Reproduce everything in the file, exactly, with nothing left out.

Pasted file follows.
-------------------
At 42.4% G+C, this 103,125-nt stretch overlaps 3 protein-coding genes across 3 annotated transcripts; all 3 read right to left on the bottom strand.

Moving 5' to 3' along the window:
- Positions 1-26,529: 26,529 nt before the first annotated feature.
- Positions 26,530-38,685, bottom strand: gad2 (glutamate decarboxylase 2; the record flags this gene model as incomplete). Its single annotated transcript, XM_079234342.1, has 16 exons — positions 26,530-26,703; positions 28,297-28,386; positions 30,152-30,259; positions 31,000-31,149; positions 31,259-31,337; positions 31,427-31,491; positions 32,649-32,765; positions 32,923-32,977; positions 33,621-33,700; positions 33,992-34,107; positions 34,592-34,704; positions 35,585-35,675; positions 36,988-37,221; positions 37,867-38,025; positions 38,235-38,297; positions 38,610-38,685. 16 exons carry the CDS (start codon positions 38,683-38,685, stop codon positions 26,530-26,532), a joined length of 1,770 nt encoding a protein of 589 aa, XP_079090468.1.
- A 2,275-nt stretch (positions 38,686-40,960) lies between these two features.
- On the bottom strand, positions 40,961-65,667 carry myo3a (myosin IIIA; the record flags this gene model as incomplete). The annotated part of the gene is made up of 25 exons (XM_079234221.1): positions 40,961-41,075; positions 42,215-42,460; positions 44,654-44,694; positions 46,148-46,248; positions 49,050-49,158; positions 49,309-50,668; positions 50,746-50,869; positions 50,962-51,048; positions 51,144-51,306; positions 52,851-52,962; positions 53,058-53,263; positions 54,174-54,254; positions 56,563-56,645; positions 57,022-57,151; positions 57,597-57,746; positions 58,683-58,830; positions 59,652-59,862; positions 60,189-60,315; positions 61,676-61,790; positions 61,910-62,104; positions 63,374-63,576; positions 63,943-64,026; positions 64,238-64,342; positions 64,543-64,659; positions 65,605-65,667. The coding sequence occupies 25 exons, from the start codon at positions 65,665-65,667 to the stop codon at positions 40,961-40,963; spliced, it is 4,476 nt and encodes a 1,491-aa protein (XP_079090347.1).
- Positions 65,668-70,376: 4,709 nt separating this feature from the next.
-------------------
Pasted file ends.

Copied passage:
At 42.4% G+C, this 103,125-nt stretch overlaps 3 protein-coding genes across 3 annotated transcripts; all 3 read right to left on the bottom strand.

Moving 5' to 3' along the window:
- Positions 1-26,529: 26,529 nt before the first annotated feature.
- Positions 26,530-38,685, bottom strand: gad2 (glutamate decarboxylase 2; the record flags this gene model as incomplete). Its single annotated transcript, XM_079234342.1, has 16 exons — positions 26,530-26,703; positions 28,297-28,386; positions 30,152-30,259; positions 31,000-31,149; positions 31,259-31,337; positions 31,427-31,491; positions 32,649-32,765; positions 32,923-32,977; positions 33,621-33,700; positions 33,992-34,107; positions 34,592-34,704; positions 35,585-35,675; positions 36,988-37,221; positions 37,867-38,025; positions 38,235-38,297; positions 38,610-38,685. 16 exons carry the CDS (start codon positions 38,683-38,685, stop codon positions 26,530-26,532), a joined length of 1,770 nt encoding a protein of 589 aa, XP_079090468.1.
- A 2,275-nt stretch (positions 38,686-40,960) lies between these two features.
- On the bottom strand, positions 40,961-65,667 carry myo3a (myosin IIIA; the record flags this gene model as incomplete). The annotated part of the gene is made up of 25 exons (XM_079234221.1): positions 40,961-41,075; positions 42,215-42,460; positions 44,654-44,694; positions 46,148-46,248; positions 49,050-49,158; positions 49,309-50,668; positions 50,746-50,869; positions 50,962-51,048; positions 51,144-51,306; positions 52,851-52,962; positions 53,058-53,263; positions 54,174-54,254; positions 56,563-56,645; positions 57,022-57,151; positions 57,597-57,746; positions 58,683-58,830; positions 59,652-59,862; positions 60,189-60,315; positions 61,676-61,790; positions 61,910-62,104; positions 63,374-63,576; positions 63,943-64,026; positions 64,238-64,342; positions 64,543-64,659; positions 65,605-65,667. The coding sequence occupies 25 exons, from the start codon at positions 65,665-65,667 to the stop codon at positions 40,961-40,963; spliced, it is 4,476 nt and encodes a 1,491-aa protein (XP_079090347.1).
- Positions 65,668-70,376: 4,709 nt separating this feature from the next.